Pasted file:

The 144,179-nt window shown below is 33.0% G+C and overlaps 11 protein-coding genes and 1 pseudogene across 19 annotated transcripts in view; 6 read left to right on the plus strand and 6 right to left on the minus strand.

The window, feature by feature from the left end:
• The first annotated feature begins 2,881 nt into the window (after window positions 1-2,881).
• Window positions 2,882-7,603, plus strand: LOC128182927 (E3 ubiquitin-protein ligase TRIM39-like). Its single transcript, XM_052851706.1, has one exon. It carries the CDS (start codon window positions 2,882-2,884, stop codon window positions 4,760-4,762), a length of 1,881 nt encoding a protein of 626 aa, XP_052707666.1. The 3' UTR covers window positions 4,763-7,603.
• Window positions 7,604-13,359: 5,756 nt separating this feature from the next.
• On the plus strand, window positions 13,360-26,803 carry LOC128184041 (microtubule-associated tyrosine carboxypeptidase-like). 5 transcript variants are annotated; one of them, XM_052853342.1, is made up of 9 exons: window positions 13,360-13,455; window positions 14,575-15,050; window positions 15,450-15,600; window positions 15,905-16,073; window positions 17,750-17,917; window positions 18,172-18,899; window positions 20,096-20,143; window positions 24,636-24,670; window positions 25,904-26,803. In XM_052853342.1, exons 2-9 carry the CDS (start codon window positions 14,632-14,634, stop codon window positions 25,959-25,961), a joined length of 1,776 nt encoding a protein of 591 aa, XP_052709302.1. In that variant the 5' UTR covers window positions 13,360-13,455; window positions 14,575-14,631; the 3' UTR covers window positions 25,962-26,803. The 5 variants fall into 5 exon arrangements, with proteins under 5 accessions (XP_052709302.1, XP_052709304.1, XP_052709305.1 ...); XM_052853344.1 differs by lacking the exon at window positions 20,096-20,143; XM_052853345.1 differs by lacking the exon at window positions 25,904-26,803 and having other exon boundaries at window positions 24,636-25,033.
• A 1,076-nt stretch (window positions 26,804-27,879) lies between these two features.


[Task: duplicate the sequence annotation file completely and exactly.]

The 144,179-nt window shown below is 33.0% G+C and overlaps 11 protein-coding genes and 1 pseudogene across 19 annotated transcripts in view; 6 read left to right on the plus strand and 6 right to left on the minus strand.

The window, feature by feature from the left end:
• The first annotated feature begins 2,881 nt into the window (after window positions 1-2,881).
• Window positions 2,882-7,603, plus strand: LOC128182927 (E3 ubiquitin-protein ligase TRIM39-like). Its single transcript, XM_052851706.1, has one exon. It carries the CDS (start codon window positions 2,882-2,884, stop codon window positions 4,760-4,762), a length of 1,881 nt encoding a protein of 626 aa, XP_052707666.1. The 3' UTR covers window positions 4,763-7,603.
• Window positions 7,604-13,359: 5,756 nt separating this feature from the next.
• On the plus strand, window positions 13,360-26,803 carry LOC128184041 (microtubule-associated tyrosine carboxypeptidase-like). 5 transcript variants are annotated; one of them, XM_052853342.1, is made up of 9 exons: window positions 13,360-13,455; window positions 14,575-15,050; window positions 15,450-15,600; window positions 15,905-16,073; window positions 17,750-17,917; window positions 18,172-18,899; window positions 20,096-20,143; window positions 24,636-24,670; window positions 25,904-26,803. In XM_052853342.1, exons 2-9 carry the CDS (start codon window positions 14,632-14,634, stop codon window positions 25,959-25,961), a joined length of 1,776 nt encoding a protein of 591 aa, XP_052709302.1. In that variant the 5' UTR covers window positions 13,360-13,455; window positions 14,575-14,631; the 3' UTR covers window positions 25,962-26,803. The 5 variants fall into 5 exon arrangements, with proteins under 5 accessions (XP_052709302.1, XP_052709304.1, XP_052709305.1 ...); XM_052853344.1 differs by lacking the exon at window positions 20,096-20,143; XM_052853345.1 differs by lacking the exon at window positions 25,904-26,803 and having other exon boundaries at window positions 24,636-25,033.
• A 1,076-nt stretch (window positions 26,804-27,879) lies between these two features.